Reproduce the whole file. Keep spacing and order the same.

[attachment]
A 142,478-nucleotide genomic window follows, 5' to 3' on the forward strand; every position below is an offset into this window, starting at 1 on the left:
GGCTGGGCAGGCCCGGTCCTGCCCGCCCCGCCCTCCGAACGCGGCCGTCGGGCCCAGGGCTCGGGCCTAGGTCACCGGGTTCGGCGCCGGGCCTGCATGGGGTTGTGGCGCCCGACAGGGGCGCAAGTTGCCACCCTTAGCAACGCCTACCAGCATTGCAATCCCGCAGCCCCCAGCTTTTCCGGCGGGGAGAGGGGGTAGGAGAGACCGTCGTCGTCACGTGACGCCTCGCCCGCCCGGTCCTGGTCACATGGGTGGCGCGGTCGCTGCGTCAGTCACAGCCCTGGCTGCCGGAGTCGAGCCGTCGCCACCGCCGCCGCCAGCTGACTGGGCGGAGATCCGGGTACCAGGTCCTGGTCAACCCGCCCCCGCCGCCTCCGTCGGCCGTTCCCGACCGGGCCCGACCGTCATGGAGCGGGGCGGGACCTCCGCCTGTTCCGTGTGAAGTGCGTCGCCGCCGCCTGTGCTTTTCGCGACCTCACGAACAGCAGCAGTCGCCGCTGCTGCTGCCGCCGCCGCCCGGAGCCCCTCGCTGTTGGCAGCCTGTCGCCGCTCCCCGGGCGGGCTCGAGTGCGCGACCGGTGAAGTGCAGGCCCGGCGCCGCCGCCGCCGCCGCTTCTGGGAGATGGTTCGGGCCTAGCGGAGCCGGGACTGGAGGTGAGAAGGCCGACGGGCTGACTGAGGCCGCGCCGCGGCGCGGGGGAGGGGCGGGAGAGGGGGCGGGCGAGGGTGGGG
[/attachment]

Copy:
A 142,478-nucleotide genomic window follows, 5' to 3' on the forward strand; every position below is an offset into this window, starting at 1 on the left:
GGCTGGGCAGGCCCGGTCCTGCCCGCCCCGCCCTCCGAACGCGGCCGTCGGGCCCAGGGCTCGGGCCTAGGTCACCGGGTTCGGCGCCGGGCCTGCATGGGGTTGTGGCGCCCGACAGGGGCGCAAGTTGCCACCCTTAGCAACGCCTACCAGCATTGCAATCCCGCAGCCCCCAGCTTTTCCGGCGGGGAGAGGGGGTAGGAGAGACCGTCGTCGTCACGTGACGCCTCGCCCGCCCGGTCCTGGTCACATGGGTGGCGCGGTCGCTGCGTCAGTCACAGCCCTGGCTGCCGGAGTCGAGCCGTCGCCACCGCCGCCGCCAGCTGACTGGGCGGAGATCCGGGTACCAGGTCCTGGTCAACCCGCCCCCGCCGCCTCCGTCGGCCGTTCCCGACCGGGCCCGACCGTCATGGAGCGGGGCGGGACCTCCGCCTGTTCCGTGTGAAGTGCGTCGCCGCCGCCTGTGCTTTTCGCGACCTCACGAACAGCAGCAGTCGCCGCTGCTGCTGCCGCCGCCGCCCGGAGCCCCTCGCTGTTGGCAGCCTGTCGCCGCTCCCCGGGCGGGCTCGAGTGCGCGACCGGTGAAGTGCAGGCCCGGCGCCGCCGCCGCCGCCGCTTCTGGGAGATGGTTCGGGCCTAGCGGAGCCGGGACTGGAGGTGAGAAGGCCGACGGGCTGACTGAGGCCGCGCCGCGGCGCGGGGGAGGGGCGGGAGAGGGGGCGGGCGAGGGTGGGG